It's not possible to call method signature hooks in the first step - the functions/methods used there are generic to all attribute lookups, not just method calls, so they don't receive the method call-specific information needed by method signature hooks (specifically, information about the actual argument types/values of the call). Since only the second step (check_call) has all the necessary information, I put the method signature hook call there.

Maybe it would be better to instead refactor the "look up and apply method signature hook" code into a helper method, and call that manually between steps 1 and 2 where appropriate.

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ilevkivskyi Oct 7, 2018

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Maybe it would be better to instead refactor the "look up and apply method signature hook" code into a helper method, and call that manually between steps 1 and 2 where appropriate.

This sounds like a promising approach.

@@ -297,12 +297,6 @@ def visit_call_expr_inner(self, e: CallExpr, allow_none_return: bool = False) ->
if info:
fullname = '{}.{}'.format(info.fullname(), e.callee.name)
object_type = callee_expr_type
# Apply plugin signature hook that may generate a better signature.

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ilevkivskyi Oct 3, 2018

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Ten lines above (can't comment there) is a TODO item about adding support for other types. I think this is something worth fixing. I would add at least CallableType with .is_type_obj() returning True (for methods accessed on class objects), and TupleType (for named tuples).

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dgelessus Oct 7, 2018

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I'll have a look. Agreed with your other comment below, this code should probably go into a helper method that converts a callee type and a method name into a fully qualified name.

Return tuple (result type, inferred operator method type).
Return tuple (result type, inferred method type).

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ilevkivskyi Oct 3, 2018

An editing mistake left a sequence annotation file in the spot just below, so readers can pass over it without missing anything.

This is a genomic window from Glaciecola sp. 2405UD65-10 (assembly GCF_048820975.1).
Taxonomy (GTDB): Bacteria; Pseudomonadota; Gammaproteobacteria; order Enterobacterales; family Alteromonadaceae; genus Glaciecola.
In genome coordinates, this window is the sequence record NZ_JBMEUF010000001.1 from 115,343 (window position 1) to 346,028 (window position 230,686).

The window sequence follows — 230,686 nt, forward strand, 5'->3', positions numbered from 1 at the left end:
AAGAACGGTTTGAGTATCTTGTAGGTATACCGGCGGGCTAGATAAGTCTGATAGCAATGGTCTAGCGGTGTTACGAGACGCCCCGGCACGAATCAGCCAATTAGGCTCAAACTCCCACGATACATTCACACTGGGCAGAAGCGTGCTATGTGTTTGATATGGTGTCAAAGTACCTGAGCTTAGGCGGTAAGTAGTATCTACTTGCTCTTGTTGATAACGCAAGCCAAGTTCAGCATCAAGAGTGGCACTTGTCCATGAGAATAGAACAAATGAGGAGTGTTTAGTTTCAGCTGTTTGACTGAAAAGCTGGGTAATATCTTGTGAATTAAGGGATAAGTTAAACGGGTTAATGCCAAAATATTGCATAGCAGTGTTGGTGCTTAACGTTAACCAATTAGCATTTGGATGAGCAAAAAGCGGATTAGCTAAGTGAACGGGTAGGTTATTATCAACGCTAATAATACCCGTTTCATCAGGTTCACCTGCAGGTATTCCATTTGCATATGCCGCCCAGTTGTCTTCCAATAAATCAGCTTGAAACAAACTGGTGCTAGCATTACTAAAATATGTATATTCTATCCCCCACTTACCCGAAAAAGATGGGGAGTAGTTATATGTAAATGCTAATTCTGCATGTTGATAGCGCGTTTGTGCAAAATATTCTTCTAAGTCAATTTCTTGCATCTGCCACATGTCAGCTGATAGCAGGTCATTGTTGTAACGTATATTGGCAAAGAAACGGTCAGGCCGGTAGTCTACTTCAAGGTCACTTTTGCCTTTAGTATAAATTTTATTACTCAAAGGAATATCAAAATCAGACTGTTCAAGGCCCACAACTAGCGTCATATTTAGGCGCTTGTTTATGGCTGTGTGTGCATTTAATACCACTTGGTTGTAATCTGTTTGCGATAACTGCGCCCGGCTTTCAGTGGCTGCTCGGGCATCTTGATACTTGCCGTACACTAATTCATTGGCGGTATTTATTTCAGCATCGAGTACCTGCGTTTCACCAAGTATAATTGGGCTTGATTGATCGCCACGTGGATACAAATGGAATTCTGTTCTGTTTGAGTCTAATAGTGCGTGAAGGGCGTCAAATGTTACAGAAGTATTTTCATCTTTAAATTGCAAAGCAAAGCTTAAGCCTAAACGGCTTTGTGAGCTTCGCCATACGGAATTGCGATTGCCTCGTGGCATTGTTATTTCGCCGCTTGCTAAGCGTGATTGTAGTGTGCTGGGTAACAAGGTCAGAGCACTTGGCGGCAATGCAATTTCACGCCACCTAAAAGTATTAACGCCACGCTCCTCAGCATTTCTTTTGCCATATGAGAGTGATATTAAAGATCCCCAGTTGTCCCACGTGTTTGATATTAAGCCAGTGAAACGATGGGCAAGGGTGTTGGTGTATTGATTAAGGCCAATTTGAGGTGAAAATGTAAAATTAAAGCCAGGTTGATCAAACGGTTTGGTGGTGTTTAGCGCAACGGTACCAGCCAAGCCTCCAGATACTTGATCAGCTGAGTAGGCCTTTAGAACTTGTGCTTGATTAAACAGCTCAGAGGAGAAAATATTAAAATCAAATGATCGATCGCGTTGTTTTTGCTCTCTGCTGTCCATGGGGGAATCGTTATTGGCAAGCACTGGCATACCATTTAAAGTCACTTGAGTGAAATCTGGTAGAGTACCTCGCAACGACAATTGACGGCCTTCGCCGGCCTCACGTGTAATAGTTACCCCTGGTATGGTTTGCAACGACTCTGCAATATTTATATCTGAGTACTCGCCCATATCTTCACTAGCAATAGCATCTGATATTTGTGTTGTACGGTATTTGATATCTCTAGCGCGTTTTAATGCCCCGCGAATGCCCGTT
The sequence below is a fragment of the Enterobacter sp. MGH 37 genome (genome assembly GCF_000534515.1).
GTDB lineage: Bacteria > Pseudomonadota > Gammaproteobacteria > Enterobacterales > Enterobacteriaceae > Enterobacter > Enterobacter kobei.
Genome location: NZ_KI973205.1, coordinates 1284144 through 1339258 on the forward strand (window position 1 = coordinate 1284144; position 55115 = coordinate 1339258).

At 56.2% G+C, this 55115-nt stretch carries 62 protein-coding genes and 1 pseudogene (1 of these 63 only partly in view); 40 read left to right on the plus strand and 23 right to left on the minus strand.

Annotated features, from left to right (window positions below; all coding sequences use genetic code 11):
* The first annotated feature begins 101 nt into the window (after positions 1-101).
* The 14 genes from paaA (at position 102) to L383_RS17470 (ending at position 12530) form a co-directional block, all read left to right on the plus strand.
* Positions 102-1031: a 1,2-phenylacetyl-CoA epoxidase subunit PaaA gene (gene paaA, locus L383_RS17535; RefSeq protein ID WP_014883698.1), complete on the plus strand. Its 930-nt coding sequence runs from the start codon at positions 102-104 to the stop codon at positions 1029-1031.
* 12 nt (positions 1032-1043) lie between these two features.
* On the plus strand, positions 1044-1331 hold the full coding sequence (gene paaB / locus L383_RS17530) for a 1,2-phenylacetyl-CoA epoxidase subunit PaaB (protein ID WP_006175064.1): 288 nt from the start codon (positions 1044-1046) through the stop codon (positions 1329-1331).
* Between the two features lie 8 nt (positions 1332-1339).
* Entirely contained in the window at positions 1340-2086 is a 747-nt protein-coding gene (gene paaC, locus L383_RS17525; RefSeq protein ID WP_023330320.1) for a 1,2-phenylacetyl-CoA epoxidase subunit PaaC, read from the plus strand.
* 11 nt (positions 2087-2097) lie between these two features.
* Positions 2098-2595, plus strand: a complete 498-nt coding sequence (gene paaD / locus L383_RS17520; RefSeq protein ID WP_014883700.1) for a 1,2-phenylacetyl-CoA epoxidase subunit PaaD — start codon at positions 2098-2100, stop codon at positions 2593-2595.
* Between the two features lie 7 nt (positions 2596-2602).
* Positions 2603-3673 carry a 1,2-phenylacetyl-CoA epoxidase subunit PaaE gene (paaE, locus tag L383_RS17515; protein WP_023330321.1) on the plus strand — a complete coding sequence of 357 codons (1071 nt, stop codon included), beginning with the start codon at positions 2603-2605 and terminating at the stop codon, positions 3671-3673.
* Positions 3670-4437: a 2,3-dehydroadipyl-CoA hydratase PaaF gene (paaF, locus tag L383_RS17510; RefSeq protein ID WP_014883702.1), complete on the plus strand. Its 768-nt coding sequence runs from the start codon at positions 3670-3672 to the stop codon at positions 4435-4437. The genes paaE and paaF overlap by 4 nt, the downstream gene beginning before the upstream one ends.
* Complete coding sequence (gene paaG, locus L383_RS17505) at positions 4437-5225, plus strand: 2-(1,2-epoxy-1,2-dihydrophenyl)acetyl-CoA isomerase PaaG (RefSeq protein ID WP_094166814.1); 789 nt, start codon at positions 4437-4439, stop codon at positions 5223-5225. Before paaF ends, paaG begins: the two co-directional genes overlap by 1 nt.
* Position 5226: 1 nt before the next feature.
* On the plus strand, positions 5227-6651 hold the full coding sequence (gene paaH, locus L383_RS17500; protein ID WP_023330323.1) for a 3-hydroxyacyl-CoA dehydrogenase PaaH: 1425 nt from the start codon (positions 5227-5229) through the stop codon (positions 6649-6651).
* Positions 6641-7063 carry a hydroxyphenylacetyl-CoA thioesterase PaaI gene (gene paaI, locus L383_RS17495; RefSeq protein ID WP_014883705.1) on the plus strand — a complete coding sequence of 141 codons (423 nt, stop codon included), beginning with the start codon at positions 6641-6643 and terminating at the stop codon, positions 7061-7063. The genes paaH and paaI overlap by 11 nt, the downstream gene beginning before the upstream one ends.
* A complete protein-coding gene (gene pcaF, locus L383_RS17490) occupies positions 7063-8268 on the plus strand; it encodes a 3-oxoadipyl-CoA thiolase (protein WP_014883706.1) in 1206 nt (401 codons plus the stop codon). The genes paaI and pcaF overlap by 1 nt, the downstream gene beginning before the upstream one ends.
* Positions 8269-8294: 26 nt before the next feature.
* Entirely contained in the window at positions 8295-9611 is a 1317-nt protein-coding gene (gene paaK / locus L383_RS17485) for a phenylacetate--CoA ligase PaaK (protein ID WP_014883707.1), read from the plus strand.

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Maybe this is a better place to add hook application? If necessary (after adding support for more types in visit_call_expr_inner) you can refactor that logic to a helper method.

dgelessus added some commits Oct 24, 2018

Move method signature hook lookup/call into a helper method
Previously, method signatures were applied unconditionally in
check_call, however this caused them to be applied in places where they
shouldn't be (for example during overload resolution). This code has
been moved into a separate helper method, which is explicitly called in
the appropriate places.
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dgelessus commented Oct 26, 2018

Sorry for the long delay, things were busy for me in the last few weeks.

I've mostly implemented the changes discussed above, but I ran into a couple of issues:

  • The "get and apply method signature hook if applicable" code is now in a method called transform_callee_type. I'm not sure if it's the best name - apply_method_signature_hook was already taken, so I used a more generic name.
    • However, this refactoring has re-broken method signature hooks for __init__ methods. (One of the tests I added is failing because of this.) I don't see any good way to apply method signature hooks when the __init__ method is looked up, because that is done in a separate function (checkmember.type_object_type) with no access to the ExpressionChecker.
  • The "object type and method name to fully qualified name" code is in method_fullname, and now also supports TupleType.
    • I also tried supporting CallableTypes that have is_type_obj() == True, but I couldn't figure out a way to get the fully qualified name of the type that a CallableType represents. As far as I can tell, the full name is currently "lost" when a class is converted to a CallableType.